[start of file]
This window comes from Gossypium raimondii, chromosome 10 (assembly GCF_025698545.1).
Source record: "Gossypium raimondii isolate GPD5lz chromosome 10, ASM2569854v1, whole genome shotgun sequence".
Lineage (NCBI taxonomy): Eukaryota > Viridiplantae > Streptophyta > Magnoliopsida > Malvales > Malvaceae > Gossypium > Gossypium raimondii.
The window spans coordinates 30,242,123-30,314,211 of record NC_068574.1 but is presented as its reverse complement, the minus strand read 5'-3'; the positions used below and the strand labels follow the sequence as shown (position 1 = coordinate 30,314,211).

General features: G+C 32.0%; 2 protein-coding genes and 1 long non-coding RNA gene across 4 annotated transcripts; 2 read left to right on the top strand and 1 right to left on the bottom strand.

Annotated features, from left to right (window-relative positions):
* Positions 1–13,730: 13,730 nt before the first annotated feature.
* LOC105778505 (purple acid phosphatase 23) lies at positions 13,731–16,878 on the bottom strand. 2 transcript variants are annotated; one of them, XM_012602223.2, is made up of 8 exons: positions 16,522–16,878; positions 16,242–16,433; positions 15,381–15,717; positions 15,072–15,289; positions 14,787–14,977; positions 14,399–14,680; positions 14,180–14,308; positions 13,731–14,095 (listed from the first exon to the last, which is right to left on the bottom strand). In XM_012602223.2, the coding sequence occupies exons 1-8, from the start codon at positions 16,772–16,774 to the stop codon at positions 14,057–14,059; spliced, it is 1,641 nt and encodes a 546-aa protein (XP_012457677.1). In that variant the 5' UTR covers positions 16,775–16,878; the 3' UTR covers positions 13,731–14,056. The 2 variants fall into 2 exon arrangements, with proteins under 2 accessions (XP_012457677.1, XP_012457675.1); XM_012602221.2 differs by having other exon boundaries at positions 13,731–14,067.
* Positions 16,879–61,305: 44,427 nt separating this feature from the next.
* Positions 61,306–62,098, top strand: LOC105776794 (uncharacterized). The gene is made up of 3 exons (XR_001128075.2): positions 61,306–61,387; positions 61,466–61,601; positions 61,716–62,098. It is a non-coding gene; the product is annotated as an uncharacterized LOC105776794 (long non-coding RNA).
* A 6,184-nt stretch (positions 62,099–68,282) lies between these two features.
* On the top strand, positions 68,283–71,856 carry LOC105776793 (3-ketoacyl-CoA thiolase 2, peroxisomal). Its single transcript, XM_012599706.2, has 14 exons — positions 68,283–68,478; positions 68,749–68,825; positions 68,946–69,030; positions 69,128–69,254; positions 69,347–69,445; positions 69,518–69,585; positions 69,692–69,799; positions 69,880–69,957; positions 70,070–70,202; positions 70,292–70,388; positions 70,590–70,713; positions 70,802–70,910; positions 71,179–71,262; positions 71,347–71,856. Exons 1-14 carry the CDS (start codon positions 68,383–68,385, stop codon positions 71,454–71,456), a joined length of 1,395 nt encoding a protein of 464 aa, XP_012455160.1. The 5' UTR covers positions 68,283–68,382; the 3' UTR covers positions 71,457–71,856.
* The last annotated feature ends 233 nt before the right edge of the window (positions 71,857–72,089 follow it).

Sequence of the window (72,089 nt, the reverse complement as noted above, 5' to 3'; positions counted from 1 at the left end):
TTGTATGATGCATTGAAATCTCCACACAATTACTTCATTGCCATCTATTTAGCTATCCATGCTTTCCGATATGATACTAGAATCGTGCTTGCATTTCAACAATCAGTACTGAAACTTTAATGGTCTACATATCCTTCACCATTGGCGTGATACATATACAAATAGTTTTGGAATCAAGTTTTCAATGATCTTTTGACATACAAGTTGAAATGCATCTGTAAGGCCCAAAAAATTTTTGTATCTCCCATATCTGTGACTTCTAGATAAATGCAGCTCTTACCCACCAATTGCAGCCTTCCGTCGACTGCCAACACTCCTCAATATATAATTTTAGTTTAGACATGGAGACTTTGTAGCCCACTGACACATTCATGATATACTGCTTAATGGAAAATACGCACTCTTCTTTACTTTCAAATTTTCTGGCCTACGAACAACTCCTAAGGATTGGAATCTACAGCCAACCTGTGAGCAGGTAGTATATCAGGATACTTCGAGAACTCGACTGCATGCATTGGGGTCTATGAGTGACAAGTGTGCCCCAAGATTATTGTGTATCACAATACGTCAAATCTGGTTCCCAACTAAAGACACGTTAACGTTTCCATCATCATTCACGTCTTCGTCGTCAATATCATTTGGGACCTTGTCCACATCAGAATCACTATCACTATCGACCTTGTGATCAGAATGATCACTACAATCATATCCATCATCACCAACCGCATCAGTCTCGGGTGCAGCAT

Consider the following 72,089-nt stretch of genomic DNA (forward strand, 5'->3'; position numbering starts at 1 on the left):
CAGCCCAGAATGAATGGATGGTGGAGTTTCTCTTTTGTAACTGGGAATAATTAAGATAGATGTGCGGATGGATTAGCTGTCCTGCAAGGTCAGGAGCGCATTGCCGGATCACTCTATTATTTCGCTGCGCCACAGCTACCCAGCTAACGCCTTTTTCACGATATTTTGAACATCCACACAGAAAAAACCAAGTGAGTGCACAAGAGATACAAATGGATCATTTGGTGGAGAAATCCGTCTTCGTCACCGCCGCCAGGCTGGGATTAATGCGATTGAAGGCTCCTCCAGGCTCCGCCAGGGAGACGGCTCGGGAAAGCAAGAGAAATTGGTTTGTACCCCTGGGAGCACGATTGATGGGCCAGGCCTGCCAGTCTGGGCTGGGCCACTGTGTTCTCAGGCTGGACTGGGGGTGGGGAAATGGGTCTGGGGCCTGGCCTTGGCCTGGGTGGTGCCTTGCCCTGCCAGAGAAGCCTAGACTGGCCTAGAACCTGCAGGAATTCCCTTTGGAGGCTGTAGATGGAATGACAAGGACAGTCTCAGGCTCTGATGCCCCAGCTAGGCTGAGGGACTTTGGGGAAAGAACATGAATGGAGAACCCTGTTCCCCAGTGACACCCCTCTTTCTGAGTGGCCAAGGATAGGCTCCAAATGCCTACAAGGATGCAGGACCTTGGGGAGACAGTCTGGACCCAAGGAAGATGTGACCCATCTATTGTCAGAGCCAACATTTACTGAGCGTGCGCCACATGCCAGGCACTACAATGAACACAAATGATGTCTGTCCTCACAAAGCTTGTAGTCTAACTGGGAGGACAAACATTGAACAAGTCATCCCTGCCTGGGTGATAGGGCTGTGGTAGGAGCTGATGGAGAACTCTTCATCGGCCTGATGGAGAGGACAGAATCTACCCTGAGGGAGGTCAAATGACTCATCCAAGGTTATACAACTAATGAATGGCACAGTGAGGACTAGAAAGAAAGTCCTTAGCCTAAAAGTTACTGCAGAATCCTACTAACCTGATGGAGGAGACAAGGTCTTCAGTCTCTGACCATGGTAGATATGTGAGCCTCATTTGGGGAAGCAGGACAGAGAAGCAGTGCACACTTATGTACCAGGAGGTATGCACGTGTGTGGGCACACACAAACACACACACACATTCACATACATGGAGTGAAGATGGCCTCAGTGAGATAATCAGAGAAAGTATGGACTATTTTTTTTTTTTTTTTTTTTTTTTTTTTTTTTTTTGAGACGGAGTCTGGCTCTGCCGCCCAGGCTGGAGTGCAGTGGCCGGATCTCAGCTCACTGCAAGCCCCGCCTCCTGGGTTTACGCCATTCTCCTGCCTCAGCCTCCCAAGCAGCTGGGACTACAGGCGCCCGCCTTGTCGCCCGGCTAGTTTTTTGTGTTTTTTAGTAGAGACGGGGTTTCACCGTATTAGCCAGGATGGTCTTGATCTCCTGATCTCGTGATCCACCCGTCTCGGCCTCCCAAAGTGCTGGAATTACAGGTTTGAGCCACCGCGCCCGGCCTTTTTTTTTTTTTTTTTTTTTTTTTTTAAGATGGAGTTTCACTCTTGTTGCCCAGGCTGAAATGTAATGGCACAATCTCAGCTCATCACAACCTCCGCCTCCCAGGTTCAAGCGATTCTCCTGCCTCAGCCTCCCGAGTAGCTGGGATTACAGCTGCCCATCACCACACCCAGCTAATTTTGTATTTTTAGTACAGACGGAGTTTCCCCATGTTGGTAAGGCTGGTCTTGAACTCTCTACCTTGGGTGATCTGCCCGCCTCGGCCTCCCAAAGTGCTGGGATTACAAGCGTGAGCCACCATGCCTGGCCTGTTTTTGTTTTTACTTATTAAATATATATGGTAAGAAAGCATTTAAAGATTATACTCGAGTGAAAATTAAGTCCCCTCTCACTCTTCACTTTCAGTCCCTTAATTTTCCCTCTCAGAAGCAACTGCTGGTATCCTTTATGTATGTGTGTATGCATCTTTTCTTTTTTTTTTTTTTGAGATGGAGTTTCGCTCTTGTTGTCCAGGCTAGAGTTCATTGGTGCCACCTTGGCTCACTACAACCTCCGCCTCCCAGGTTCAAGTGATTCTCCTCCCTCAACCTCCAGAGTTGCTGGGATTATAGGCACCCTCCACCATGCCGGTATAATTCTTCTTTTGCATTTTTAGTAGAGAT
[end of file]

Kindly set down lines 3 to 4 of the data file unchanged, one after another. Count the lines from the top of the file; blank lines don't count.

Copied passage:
Lineage (NCBI taxonomy): Eukaryota > Viridiplantae > Streptophyta > Magnoliopsida > Malvales > Malvaceae > Gossypium > Gossypium raimondii.
The window spans coordinates 30,242,123-30,314,211 of record NC_068574.1 but is presented as its reverse complement, the minus strand read 5'-3'; the positions used below and the strand labels follow the sequence as shown (position 1 = coordinate 30,314,211).